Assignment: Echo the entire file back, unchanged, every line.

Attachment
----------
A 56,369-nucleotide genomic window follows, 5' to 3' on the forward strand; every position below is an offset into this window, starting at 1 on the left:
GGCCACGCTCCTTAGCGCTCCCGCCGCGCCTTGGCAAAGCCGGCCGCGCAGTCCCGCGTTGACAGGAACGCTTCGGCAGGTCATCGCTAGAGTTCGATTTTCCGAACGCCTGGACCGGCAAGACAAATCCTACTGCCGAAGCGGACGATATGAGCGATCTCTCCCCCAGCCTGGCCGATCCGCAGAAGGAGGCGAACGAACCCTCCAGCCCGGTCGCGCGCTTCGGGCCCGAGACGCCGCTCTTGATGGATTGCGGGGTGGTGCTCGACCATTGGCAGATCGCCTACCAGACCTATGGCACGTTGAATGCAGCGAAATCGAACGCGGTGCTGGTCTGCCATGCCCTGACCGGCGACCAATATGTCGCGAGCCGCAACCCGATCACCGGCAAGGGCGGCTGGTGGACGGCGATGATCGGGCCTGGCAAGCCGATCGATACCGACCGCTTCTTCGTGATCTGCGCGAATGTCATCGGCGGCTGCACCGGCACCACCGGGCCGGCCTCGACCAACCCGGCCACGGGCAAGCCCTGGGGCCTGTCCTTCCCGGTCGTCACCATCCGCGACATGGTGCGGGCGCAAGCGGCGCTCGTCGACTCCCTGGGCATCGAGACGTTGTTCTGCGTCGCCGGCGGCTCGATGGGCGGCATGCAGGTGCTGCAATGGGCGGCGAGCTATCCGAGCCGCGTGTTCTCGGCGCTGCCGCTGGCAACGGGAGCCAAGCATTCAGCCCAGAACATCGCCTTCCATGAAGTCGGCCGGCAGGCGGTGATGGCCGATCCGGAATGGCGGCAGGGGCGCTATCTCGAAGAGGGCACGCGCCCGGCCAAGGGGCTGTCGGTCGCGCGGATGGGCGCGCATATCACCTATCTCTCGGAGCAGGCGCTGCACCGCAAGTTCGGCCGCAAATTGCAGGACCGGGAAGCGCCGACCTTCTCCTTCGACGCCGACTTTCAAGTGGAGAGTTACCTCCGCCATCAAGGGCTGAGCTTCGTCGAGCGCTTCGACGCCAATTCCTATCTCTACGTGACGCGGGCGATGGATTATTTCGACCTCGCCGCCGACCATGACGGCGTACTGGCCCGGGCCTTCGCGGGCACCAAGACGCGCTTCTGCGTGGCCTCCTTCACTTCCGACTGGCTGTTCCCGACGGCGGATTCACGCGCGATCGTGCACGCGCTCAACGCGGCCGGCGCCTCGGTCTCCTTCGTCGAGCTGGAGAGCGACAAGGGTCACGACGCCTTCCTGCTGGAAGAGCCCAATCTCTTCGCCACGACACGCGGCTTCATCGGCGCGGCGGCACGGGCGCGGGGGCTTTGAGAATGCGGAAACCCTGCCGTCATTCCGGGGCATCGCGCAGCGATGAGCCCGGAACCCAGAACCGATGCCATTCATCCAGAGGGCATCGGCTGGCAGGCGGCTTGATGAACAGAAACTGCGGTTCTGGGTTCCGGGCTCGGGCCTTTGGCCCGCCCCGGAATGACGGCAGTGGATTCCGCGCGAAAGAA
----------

A 56,369-nucleotide genomic window follows, 5' to 3' on the forward strand; every position below is an offset into this window, starting at 1 on the left:
GGCCACGCTCCTTAGCGCTCCCGCCGCGCCTTGGCAAAGCCGGCCGCGCAGTCCCGCGTTGACAGGAACGCTTCGGCAGGTCATCGCTAGAGTTCGATTTTCCGAACGCCTGGACCGGCAAGACAAATCCTACTGCCGAAGCGGACGATATGAGCGATCTCTCCCCCAGCCTGGCCGATCCGCAGAAGGAGGCGAACGAACCCTCCAGCCCGGTCGCGCGCTTCGGGCCCGAGACGCCGCTCTTGATGGATTGCGGGGTGGTGCTCGACCATTGGCAGATCGCCTACCAGACCTATGGCACGTTGAATGCAGCGAAATCGAACGCGGTGCTGGTCTGCCATGCCCTGACCGGCGACCAATATGTCGCGAGCCGCAACCCGATCACCGGCAAGGGCGGCTGGTGGACGGCGATGATCGGGCCTGGCAAGCCGATCGATACCGACCGCTTCTTCGTGATCTGCGCGAATGTCATCGGCGGCTGCACCGGCACCACCGGGCCGGCCTCGACCAACCCGGCCACGGGCAAGCCCTGGGGCCTGTCCTTCCCGGTCGTCACCATCCGCGACATGGTGCGGGCGCAAGCGGCGCTCGTCGACTCCCTGGGCATCGAGACGTTGTTCTGCGTCGCCGGCGGCTCGATGGGCGGCATGCAGGTGCTGCAATGGGCGGCGAGCTATCCGAGCCGCGTGTTCTCGGCGCTGCCGCTGGCAACGGGAGCCAAGCATTCAGCCCAGAACATCGCCTTCCATGAAGTCGGCCGGCAGGCGGTGATGGCCGATCCGGAATGGCGGCAGGGGCGCTATCTCGAAGAGGGCACGCGCCCGGCCAAGGGGCTGTCGGTCGCGCGGATGGGCGCGCATATCACCTATCTCTCGGAGCAGGCGCTGCACCGCAAGTTCGGCCGCAAATTGCAGGACCGGGAAGCGCCGACCTTCTCCTTCGACGCCGACTTTCAAGTGGAGAGTTACCTCCGCCATCAAGGGCTGAGCTTCGTCGAGCGCTTCGACGCCAATTCCTATCTCTACGTGACGCGGGCGATGGATTATTTCGACCTCGCCGCCGACCATGACGGCGTACTGGCCCGGGCCTTCGCGGGCACCAAGACGCGCTTCTGCGTGGCCTCCTTCACTTCCGACTGGCTGTTCCCGACGGCGGATTCACGCGCGATCGTGCACGCGCTCAACGCGGCCGGCGCCTCGGTCTCCTTCGTCGAGCTGGAGAGCGACAAGGGTCACGACGCCTTCCTGCTGGAAGAGCCCAATCTCTTCGCCACGACACGCGGCTTCATCGGCGCGGCGGCACGGGCGCGGGGGCTTTGAGAATGCGGAAACCCTGCCGTCATTCCGGGGCATCGCGCAGCGATGAGCCCGGAACCCAGAACCGATGCCATTCATCCAGAGGGCATCGGCTGGCAGGCGGCTTGATGAACAGAAACTGCGGTTCTGGGTTCCGGGCTCGGGCCTTTGGCCCGCCCCGGAATGACGGCAGTGGATTCCGCGCGAAAGAA